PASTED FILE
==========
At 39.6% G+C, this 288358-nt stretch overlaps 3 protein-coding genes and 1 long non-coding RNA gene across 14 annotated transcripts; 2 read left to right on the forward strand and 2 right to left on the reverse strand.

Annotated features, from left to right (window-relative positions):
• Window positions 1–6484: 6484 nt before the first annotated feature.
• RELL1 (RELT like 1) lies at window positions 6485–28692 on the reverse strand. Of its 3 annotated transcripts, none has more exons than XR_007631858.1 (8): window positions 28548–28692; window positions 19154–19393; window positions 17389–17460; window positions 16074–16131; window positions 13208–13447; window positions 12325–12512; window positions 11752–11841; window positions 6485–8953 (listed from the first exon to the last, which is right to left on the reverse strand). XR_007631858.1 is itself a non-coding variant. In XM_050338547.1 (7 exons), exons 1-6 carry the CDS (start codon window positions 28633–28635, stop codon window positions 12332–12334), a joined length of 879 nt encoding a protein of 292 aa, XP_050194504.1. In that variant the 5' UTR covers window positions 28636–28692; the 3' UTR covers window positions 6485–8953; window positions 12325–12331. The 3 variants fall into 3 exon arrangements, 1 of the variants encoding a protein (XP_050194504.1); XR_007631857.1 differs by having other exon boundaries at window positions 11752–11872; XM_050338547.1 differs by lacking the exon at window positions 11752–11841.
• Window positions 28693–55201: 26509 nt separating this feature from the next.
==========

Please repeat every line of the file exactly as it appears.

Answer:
At 39.6% G+C, this 288358-nt stretch overlaps 3 protein-coding genes and 1 long non-coding RNA gene across 14 annotated transcripts; 2 read left to right on the forward strand and 2 right to left on the reverse strand.

Annotated features, from left to right (window-relative positions):
• Window positions 1–6484: 6484 nt before the first annotated feature.
• RELL1 (RELT like 1) lies at window positions 6485–28692 on the reverse strand. Of its 3 annotated transcripts, none has more exons than XR_007631858.1 (8): window positions 28548–28692; window positions 19154–19393; window positions 17389–17460; window positions 16074–16131; window positions 13208–13447; window positions 12325–12512; window positions 11752–11841; window positions 6485–8953 (listed from the first exon to the last, which is right to left on the reverse strand). XR_007631858.1 is itself a non-coding variant. In XM_050338547.1 (7 exons), exons 1-6 carry the CDS (start codon window positions 28633–28635, stop codon window positions 12332–12334), a joined length of 879 nt encoding a protein of 292 aa, XP_050194504.1. In that variant the 5' UTR covers window positions 28636–28692; the 3' UTR covers window positions 6485–8953; window positions 12325–12331. The 3 variants fall into 3 exon arrangements, 1 of the variants encoding a protein (XP_050194504.1); XR_007631857.1 differs by having other exon boundaries at window positions 11752–11872; XM_050338547.1 differs by lacking the exon at window positions 11752–11841.
• Window positions 28693–55201: 26509 nt separating this feature from the next.